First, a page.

Teen Dating Violence - February is National Teen Dating Violence Awareness and Prevention Month!
While Valentine's Day is behind us, a day where every couple tries to be on their best behavior, the reality of teen dating violence surrounds us every day. Dating violence is a pattern of abusive behaviors used to exert power and control over a dating partner and given time, that violence can escalate and become more and more dangerous for the young victim.
Nearly 1.5 million high school student nationwide experience physical abuse from a dating partner in a single year. Each year one in four adolescents report verbal, physical, emotional or sexual abuse. One in three teens report knowing a friend or peer who has been physically hurt by his or her partner through violent actions which included hitting, punching, kicking, slapping, and/or choking. One quarter of high school girls have been victims of physical or sexual abuse or date rape.
What does dating violence look like?
Physical: intentional use of physical force with the intent to cause fear or injury, like hitting, shoving, biting, strangling, kicking or using a weapon.
Verbal/Emotional: threats, insults, constant monitoring, humiliation, intimidation, isolation or stalking.
Sexual: any action that impacts a person's ability to control their sexual activity or the circumstances in which sexual activity occurs, including rape, coercion, or restricting access to birth control.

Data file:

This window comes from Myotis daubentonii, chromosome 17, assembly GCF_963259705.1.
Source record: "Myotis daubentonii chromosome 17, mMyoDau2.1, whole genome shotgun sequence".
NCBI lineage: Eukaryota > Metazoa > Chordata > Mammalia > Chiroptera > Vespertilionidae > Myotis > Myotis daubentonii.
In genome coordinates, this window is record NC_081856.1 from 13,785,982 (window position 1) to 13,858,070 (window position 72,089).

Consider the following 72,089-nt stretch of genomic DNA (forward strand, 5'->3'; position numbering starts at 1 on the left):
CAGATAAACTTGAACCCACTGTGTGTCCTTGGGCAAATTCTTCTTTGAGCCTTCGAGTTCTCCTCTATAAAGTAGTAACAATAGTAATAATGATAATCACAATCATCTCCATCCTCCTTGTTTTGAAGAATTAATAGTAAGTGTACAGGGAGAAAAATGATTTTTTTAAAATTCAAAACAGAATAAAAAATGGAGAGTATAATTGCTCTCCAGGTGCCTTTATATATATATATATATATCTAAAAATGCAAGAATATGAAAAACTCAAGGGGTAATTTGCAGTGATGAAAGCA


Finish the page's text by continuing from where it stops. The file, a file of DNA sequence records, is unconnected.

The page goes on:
Digital: use of technology or social media to intimidate, harass or threaten a current or ex-dating partner. This could include demanding passwords, checking cell phones, cyber bullying, sexting, excessive or threatening texts or stalking on social media.
What ramifications do these startling statistics have? Violent behavior often begins between the ages of 12 and 18 - and the severity of intimate partner violence is often GREATER in cases where a pattern of abuse was established early in adolescence. Teens subjected to partner violence, whether physical or emotional, are also at much greater risk for substance abuse, eating disorders, risky sexual behavior, depression, academic failure, and being a victim of future violence. Half of youth who have been victims of both dating violence and rape attempt suicide, compared to 12.5% of non-abused girls and 5.4% of non-abused boys.
And although 80% of parents think they can recognize the warning signs of abuse in their teens, only 53% can.
So, for you as parents, or for you, as a teen, here are the TEN MOST COMMON WARNING SIGNS OF ABUSE
1. Checking your cell phone or email without permission
2. Constantly putting you down
3. Extreme jealousy or insecurity
4. Explosive temper
5. Isolating you from family or friends
6. Making false accusations
7. Mood swings
8. Physically hurting you in any way
10. Telling you what to do
If you think you are in an abusive relationship, it's often confusing and hard to know what to do. You may fear what your partner will do if you leave or how your friends or family may react when you tell them. Find a trusted person - whether it's your parent, your friend, a teacher, coach or trusted adult, and confide in them. You can also chat with a peer advocate online by visiting www.loveisrespect.org, www.breakthe cycle.org or call 866.331.9474 or text "loveis" to 22522 to get help for yourself or your teen.